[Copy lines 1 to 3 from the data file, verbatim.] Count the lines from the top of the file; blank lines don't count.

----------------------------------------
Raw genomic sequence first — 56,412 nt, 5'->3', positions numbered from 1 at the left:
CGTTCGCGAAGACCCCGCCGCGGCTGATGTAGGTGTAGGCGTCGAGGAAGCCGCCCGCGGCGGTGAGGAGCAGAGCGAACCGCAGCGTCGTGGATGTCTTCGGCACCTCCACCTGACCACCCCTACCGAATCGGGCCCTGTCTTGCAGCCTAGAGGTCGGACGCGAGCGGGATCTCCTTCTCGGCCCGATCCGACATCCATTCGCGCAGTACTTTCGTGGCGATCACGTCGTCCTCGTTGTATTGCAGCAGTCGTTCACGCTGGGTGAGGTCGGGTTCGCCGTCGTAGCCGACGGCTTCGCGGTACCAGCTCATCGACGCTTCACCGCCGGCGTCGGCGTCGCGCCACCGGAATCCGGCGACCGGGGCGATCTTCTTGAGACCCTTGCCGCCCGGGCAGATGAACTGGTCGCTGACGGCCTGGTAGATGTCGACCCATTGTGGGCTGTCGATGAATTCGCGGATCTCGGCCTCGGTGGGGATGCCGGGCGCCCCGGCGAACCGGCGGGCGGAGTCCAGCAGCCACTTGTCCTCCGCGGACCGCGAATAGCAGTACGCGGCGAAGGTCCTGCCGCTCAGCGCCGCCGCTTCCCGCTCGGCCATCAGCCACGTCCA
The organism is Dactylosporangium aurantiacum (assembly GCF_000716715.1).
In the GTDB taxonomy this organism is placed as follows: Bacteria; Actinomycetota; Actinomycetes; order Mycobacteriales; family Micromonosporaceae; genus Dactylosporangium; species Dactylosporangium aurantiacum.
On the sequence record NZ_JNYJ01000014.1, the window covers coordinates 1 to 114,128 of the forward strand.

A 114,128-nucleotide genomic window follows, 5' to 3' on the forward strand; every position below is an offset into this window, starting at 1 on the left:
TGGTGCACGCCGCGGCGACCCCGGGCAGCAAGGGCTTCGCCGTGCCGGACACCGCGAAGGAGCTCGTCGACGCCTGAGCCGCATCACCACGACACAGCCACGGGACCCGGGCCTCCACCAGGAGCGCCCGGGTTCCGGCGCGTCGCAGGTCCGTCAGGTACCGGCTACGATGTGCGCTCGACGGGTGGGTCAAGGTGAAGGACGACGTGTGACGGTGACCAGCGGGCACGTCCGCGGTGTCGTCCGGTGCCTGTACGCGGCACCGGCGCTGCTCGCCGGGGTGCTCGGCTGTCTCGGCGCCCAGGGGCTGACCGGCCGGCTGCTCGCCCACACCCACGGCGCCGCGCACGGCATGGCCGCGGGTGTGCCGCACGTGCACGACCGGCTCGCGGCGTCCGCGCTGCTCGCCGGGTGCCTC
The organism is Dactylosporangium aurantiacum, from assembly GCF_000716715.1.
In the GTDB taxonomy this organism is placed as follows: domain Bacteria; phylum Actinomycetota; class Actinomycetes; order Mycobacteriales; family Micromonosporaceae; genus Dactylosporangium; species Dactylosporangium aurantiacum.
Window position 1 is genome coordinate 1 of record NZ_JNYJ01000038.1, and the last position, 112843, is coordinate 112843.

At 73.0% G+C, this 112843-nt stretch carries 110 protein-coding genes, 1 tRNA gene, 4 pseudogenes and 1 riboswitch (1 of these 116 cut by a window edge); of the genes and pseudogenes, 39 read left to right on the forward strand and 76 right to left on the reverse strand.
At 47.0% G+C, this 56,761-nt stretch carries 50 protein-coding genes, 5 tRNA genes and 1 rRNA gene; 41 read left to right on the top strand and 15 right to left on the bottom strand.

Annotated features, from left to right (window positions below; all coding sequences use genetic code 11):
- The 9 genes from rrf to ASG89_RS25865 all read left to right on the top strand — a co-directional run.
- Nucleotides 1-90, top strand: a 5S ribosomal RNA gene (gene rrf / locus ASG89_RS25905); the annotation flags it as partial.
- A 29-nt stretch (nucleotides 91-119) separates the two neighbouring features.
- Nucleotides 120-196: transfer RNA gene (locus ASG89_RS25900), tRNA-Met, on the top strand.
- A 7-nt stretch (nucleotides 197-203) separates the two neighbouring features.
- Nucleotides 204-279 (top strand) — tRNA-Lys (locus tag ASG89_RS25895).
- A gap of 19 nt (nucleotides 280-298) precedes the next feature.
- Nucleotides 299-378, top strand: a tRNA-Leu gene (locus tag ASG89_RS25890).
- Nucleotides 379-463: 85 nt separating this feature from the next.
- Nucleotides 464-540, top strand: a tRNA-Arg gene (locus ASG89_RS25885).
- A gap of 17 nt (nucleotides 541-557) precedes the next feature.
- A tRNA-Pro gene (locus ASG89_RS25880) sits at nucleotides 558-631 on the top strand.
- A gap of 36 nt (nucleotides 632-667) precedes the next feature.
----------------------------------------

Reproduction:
Raw genomic sequence first — 56,412 nt, 5'->3', positions numbered from 1 at the left:
CGTTCGCGAAGACCCCGCCGCGGCTGATGTAGGTGTAGGCGTCGAGGAAGCCGCCCGCGGCGGTGAGGAGCAGAGCGAACCGCAGCGTCGTGGATGTCTTCGGCACCTCCACCTGACCACCCCTACCGAATCGGGCCCTGTCTTGCAGCCTAGAGGTCGGACGCGAGCGGGATCTCCTTCTCGGCCCGATCCGACATCCATTCGCGCAGTACTTTCGTGGCGATCACGTCGTCCTCGTTGTATTGCAGCAGTCGTTCACGCTGGGTGAGGTCGGGTTCGCCGTCGTAGCCGACGGCTTCGCGGTACCAGCTCATCGACGCTTCACCGCCGGCGTCGGCGTCGCGCCACCGGAATCCGGCGACCGGGGCGATCTTCTTGAGACCCTTGCCGCCCGGGCAGATGAACTGGTCGCTGACGGCCTGGTAGATGTCGACCCATTGTGGGCTGTCGATGAATTCGCGGATCTCGGCCTCGGTGGGGATGCCGGGCGCCCCGGCGAACCGGCGGGCGGAGTCCAGCAGCCACTTGTCCTCCGCGGACCGCGAATAGCAGTACGCGGCGAAGGTCCTGCCGCTCAGCGCCGCCGCTTCCCGCTCGGCCATCAGCCACGTCCA
The organism is Dactylosporangium aurantiacum (assembly GCF_000716715.1).